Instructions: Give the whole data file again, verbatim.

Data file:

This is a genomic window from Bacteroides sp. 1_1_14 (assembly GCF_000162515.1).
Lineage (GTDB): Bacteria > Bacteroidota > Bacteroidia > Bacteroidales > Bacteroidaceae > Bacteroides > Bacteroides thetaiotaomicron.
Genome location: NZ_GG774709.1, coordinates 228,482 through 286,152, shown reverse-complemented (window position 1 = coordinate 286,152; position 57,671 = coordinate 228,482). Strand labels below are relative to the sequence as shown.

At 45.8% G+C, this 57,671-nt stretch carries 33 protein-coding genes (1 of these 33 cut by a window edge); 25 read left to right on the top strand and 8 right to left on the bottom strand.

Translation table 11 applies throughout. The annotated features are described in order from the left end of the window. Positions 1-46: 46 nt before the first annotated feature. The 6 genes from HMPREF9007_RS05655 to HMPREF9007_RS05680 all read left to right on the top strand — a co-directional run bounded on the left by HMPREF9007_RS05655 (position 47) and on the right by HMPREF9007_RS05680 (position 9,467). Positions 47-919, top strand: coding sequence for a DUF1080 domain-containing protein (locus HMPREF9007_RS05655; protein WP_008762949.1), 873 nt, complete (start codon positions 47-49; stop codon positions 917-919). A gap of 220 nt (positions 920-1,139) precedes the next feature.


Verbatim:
This is a genomic window from Bacteroides sp. 1_1_14 (assembly GCF_000162515.1).
Lineage (GTDB): Bacteria > Bacteroidota > Bacteroidia > Bacteroidales > Bacteroidaceae > Bacteroides > Bacteroides thetaiotaomicron.
Genome location: NZ_GG774709.1, coordinates 228,482 through 286,152, shown reverse-complemented (window position 1 = coordinate 286,152; position 57,671 = coordinate 228,482). Strand labels below are relative to the sequence as shown.

At 45.8% G+C, this 57,671-nt stretch carries 33 protein-coding genes (1 of these 33 cut by a window edge); 25 read left to right on the top strand and 8 right to left on the bottom strand.

Translation table 11 applies throughout. The annotated features are described in order from the left end of the window. Positions 1-46: 46 nt before the first annotated feature. The 6 genes from HMPREF9007_RS05655 to HMPREF9007_RS05680 all read left to right on the top strand — a co-directional run bounded on the left by HMPREF9007_RS05655 (position 47) and on the right by HMPREF9007_RS05680 (position 9,467). Positions 47-919, top strand: coding sequence for a DUF1080 domain-containing protein (locus HMPREF9007_RS05655; protein WP_008762949.1), 873 nt, complete (start codon positions 47-49; stop codon positions 917-919). A gap of 220 nt (positions 920-1,139) precedes the next feature.